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September 12, 2017

Simple Figure Sketches - Overcoming Resistance

I love to draw figures and to draw and paint buildings.  But my figures are drawn without context/backgrounds, and my buildings don't have any people in or around them.  It is time for me to address these issues, so I took Suhita Shirodkar's online Craftsy class (Figure Sketching Made Simple) because I love her loose sketches. 

The class was great, but I couldn't get myself to draw any people in the days following the class - a common form of resistance that I can blame on my "inner critic."  I needed a low stakes intervention, and while browsing last Sunday's NY Times T magazine on Mens'Style, I saw the photo included below.  I grabbed a ball point pen, tore some used copy paper into quarters, and worked my way through the ads in the magazine in less than 30 minutes - drawing 16 figures! 

 

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I threw away two that were really awful, and saved these 14.  It was a start!   

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I decided to continue this as a low stakes project this month - drawing simple figures from photos - so I made a small folder to keep scrap paper drawings in as I practice. 

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Later, I was throwing away a New York City Ballet 2017-18 schedule and couldn't resist a quick sketch of one of the photos. 

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I still have to overcome resistance and shut up my inner critic MILDRED so I can practice drawing live moving people!  Onward!

 

 

September 8, 2017

NYC Urban Sketchers Visit to the General Pencil Factory

Yesterday a limited number of NYC Urban Sketchers were able to tour a 6th generation family pencil company that was founded in 1889.  It took our "leader" Raylie 2 years to make this arrangement because they don't normally give group tours.  It is located in Jersey City - and I took a Path Train over the river to meet the group.  This is the front side of the factory. 

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Raylie from Urban Sketchers, and Kirsten, a 6th generation family employee and our tour guide.

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This morning I got out my supply of General Pencils.  I love and use the Sketch and Wash soluble graphite and have the most of them on hand at all times.  They are the ones with the silver tips.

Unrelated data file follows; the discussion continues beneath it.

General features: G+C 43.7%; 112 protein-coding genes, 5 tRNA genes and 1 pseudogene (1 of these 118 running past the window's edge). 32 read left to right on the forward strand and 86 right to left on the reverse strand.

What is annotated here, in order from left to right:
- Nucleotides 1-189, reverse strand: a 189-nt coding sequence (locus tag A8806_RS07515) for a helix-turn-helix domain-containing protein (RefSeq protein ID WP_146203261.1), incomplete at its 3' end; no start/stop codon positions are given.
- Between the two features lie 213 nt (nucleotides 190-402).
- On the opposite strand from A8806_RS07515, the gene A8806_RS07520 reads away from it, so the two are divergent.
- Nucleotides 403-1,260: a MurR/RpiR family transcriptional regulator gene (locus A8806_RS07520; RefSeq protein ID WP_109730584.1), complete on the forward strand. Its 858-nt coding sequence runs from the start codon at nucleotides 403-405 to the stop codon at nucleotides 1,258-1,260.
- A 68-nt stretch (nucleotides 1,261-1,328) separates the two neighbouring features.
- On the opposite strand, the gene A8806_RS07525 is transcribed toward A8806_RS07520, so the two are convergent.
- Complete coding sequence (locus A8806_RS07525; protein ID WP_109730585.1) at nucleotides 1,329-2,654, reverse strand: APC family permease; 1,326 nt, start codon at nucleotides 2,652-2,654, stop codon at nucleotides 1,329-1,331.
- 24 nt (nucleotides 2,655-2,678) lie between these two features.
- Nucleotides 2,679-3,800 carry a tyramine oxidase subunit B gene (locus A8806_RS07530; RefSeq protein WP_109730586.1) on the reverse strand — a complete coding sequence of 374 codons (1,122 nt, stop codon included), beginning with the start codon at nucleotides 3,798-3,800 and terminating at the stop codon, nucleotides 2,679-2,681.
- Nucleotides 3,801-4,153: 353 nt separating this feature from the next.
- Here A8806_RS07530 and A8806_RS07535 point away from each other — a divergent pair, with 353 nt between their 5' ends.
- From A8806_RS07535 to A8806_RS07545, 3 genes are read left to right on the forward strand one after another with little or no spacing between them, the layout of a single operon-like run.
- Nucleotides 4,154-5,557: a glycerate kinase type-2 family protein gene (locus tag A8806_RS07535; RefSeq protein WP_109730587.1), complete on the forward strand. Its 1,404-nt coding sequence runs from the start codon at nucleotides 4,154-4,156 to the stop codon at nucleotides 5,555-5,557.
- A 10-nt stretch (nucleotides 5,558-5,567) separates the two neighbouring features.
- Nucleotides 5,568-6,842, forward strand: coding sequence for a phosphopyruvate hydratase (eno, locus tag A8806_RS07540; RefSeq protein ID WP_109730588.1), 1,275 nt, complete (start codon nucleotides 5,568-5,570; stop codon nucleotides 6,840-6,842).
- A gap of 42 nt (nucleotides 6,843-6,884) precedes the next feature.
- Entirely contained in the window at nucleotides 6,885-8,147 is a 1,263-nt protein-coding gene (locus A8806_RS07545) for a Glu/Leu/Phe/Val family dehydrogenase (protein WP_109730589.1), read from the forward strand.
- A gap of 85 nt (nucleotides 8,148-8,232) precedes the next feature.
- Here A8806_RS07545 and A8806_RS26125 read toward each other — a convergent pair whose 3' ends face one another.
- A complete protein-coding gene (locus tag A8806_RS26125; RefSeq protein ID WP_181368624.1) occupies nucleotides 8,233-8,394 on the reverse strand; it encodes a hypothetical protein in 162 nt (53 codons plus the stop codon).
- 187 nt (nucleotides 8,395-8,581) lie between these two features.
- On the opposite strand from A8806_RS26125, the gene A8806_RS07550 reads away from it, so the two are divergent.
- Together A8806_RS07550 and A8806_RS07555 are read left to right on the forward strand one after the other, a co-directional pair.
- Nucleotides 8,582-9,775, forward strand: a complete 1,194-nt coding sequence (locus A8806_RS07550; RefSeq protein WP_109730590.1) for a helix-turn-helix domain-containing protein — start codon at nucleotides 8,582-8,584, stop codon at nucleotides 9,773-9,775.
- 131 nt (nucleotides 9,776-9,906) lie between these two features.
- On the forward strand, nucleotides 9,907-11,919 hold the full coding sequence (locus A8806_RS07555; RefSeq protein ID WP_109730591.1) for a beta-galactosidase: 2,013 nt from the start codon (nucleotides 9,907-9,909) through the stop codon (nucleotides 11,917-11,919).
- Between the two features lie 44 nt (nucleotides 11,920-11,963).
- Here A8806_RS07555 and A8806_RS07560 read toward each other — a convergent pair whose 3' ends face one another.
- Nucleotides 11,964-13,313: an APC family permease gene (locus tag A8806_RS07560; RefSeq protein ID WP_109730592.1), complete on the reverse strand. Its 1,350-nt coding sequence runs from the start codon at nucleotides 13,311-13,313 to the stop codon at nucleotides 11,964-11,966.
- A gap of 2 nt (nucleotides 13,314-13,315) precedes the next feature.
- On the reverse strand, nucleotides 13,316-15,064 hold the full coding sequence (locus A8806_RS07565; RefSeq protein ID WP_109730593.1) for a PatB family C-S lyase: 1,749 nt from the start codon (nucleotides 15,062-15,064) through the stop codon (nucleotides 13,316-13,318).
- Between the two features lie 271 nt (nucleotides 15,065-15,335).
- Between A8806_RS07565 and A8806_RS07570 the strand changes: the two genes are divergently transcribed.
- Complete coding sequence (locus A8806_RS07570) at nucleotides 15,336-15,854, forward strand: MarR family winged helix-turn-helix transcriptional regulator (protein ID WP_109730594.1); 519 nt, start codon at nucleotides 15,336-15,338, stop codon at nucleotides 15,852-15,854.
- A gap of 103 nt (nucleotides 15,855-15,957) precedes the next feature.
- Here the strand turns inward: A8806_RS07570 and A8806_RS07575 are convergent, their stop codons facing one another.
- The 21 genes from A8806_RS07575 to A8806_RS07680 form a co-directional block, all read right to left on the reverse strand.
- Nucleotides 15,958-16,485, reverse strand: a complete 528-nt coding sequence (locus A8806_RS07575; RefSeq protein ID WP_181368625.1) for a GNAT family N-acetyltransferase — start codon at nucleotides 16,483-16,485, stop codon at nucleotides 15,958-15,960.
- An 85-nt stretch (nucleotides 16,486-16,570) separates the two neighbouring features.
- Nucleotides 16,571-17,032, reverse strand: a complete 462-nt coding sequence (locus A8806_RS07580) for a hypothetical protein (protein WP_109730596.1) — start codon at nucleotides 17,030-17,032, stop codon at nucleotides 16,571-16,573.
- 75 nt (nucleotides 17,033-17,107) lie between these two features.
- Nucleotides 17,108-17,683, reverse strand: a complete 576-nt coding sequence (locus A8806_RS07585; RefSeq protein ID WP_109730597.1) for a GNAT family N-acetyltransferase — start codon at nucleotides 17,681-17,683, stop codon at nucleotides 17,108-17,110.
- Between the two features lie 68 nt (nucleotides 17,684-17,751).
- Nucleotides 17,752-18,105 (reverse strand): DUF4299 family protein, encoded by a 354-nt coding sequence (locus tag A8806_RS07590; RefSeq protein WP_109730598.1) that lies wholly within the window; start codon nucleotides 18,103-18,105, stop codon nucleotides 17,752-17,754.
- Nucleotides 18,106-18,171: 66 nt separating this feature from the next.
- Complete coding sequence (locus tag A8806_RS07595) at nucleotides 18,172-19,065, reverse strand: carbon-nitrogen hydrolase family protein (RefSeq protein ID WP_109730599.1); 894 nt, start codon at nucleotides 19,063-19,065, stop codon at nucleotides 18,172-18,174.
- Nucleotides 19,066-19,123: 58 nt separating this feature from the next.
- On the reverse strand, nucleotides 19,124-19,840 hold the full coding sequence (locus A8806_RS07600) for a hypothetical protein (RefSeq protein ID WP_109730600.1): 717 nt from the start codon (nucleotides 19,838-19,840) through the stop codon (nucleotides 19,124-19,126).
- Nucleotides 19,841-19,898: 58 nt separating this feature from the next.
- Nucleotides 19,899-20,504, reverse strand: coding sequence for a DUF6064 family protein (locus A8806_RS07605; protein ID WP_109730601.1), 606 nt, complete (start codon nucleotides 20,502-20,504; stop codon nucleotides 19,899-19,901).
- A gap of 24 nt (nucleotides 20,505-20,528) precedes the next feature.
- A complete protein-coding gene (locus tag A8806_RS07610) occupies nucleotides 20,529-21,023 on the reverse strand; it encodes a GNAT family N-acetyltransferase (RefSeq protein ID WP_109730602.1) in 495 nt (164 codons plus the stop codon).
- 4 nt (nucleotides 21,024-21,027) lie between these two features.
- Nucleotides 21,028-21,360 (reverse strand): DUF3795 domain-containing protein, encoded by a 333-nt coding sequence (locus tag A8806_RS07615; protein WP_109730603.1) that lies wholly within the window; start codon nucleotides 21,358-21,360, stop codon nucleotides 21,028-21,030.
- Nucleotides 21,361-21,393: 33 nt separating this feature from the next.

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I loved the area on the back of the building around the loading dock.  I sketched this while there and didn't have time yet to paint it.  The conical machine and all of the pipes on the upper left, transport excess saw dust from the pencils which is then  recycled to make fireplace logs.  The color squares on the upper right are the colors of the watercolor pencils that they gave to us, and the "bag" on the bottom right is a carrier for sawdust.

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I loved the tour and the short glimpse into the method for making pencils.  I spoke to a woman who is still working there after 50 years!  I will always remember the place and time that I saw this as I use my General pencils!  Thanks Raylie!

September 5, 2017

WWI: Beyond the Trenches

Last week I visited the another WWI Art exhibit (through Sept 3, 2017)   It is 100 years since the beginning of WWI, and the first art exhibit I saw was at the National Air and Space Museum in DC.  That exhibit focused on artists who were selected and embedded with the troops, and the sculptors who made bas relief sculptures in the stone chambers they lived in underground.

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In the exhibit at the NY Historical Society, many artists' paintings and sculptures were exhibited, including a very large mural by John Singer Sargent and two sculptures by Gertrude Vanderbilt Whitney. I knew that she was the patron who started the Whitney Museum with her art collection, but I didn't know that she was a sculptor and when traveling the battlefields of WWI set up field hospitals for the soldiers.

I copied a detail from a painting by Claggett Wilson (Front Line Stuff 1919).  He was in the Marine Corps and fought at Chateau-Thierry and Belleau Wood where he suffered the effects of poison gas.  At a hospital in Dijon and later in the Army of German Occupation, he recorded his experiences in watercolor and then went on to become an art teacher at Columbia University in NYC.  This is from one of his many paintings in the exhibit.

 

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The Met currently has an exhibit entitled WWI and the Visual Arts (through Jan 7, 2018) and the Museum of the City of New York has an ongoing exhibit entitles Posters and Patriotism: Selling WWI in New York. They are on my "to see" list.

September 1, 2017

My Newest Watercolor Sketchbook

Just a quick photo today of my newest handbound watercolor sketchbook.  I dyed the fabric and made it into bookcloth, fusing it to mulberry paper for strength.  There are 48 pages of Fabriano Artistico made from 2 sheets of 140 lb Soft Press paper, which is my favorite watercolor  paper.  I made the pen/pencil holder from another piece of dyed fabric, and love having it attached so I can easily carry it with me and have a pencil, eraser, and 3 pens.  I now have 5 of these pen/pencil holders and so far I can find one that blends with each of my newest sketchbooks.

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